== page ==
For over 40 years, from 2001's HAL 9000 through The Terminator and The Matrix, we have been conditioned to fear and distrust artificial intelligence (AI). “Thinking machines are coming,” Hollywood has warned us, “and they're out to get you!” Even the news wires are filled with scary stories about AI's that are after our jobs, and our women.
So it's a delight (and a relief) to finally read about a real-life AI that is working for the good of mankind.
A research team from Beth Israel Deaconess Medical Center (BIDMC) and Harvard Medical School (HMS) recently developed AI methods aimed at training computers to interpret pathology images, with the long-term goal of building AI-powered systems to make pathologic diagnoses more accurate.
The new AI method is based upon an algorithm known as “deep learning,” and it is already showing promise as a way to help pathologists improve diagnosis of breast cancer from images. At the International Symposium of Biomedical Imaging (ISBI), it boosted human accuracy from 96 to 99.5 percent.
“Identifying the presence or absence of metastatic cancer in a patient’s lymph nodes is a routine and critically important task for pathologists,” explained Andrew Beck, an associate professor in pathology at HMS. “Peering into the microscope to sift through millions of normal cells to identify just a few malignant cells can prove extremely laborious using conventional methods. We thought this was a task that the computer could be quite good at – and that proved to be the case.”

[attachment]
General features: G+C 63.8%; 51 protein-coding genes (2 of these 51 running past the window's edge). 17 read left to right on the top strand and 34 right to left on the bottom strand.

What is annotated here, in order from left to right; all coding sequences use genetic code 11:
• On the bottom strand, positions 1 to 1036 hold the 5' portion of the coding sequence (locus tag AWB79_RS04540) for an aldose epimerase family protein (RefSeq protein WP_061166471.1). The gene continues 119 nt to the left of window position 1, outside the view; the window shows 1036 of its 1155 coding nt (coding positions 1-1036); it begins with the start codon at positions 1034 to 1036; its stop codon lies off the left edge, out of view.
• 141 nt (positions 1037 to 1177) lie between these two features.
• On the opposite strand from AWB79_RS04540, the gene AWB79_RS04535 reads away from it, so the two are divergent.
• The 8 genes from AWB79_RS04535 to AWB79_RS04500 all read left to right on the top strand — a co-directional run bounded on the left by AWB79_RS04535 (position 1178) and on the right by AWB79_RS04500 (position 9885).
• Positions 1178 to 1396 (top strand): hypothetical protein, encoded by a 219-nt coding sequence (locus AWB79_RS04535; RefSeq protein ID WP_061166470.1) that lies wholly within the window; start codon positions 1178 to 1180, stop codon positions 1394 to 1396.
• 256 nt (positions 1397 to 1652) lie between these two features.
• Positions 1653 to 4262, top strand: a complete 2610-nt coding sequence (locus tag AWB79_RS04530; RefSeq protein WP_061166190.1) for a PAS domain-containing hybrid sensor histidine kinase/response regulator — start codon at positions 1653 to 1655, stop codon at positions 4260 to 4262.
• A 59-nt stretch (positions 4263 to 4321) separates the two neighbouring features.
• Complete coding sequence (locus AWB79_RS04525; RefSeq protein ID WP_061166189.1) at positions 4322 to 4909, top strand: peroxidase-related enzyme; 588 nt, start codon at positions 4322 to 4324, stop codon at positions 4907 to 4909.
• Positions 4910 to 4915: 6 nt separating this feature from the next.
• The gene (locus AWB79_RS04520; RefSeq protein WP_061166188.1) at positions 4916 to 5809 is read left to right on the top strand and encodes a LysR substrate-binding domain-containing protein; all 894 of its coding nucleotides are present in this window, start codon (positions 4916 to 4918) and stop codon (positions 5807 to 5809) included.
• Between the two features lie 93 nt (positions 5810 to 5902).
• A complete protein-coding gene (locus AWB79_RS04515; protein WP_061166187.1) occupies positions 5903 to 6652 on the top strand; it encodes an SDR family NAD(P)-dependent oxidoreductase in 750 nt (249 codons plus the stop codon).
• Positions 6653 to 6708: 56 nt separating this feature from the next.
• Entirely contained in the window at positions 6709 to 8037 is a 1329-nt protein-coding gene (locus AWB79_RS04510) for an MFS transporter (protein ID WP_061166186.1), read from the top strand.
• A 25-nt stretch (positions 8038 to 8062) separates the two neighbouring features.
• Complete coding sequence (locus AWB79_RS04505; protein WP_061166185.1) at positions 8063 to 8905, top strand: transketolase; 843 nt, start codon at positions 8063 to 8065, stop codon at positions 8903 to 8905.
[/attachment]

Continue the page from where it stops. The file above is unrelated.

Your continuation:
The team trained the computer to distinguish between cancerous tumor regions and normal regions based on a deep multilayer convolutional network. They started with hundreds of training slides for which a pathologist had labeled regions of cancer and regions of normal cells, and then extracted millions of these small training examples and used deep learning to build a computational model to classify them.
The team then identified the specific training examples for which the computer is prone to making mistakes and re-trained the computer using greater numbers of the more difficult training examples. In this way, the computer’s performance continued to improve, and “learn.”
“There have been many reasons to think that digitizing images and using machine learning could help pathologists be faster, more accurate and make more accurate diagnoses for patients,” Beck added. “This has been a big mission in the field of pathology for more than 30 years. But it’s been only recently that improved scanning, storage, processing and algorithms have made it possible to pursue this mission effectively.”
The results in the ISBI competition show that what the HMS computer is doing is genuinely intelligent and that the combination of human and computer interpretations will result in more precise and more clinically valuable diagnoses to guide treatment decisions.
In other words, AI's may eventually try to enslave humanity or drive us underground, but in the meantime they are proving to be invaluable partners in the fight against cancer.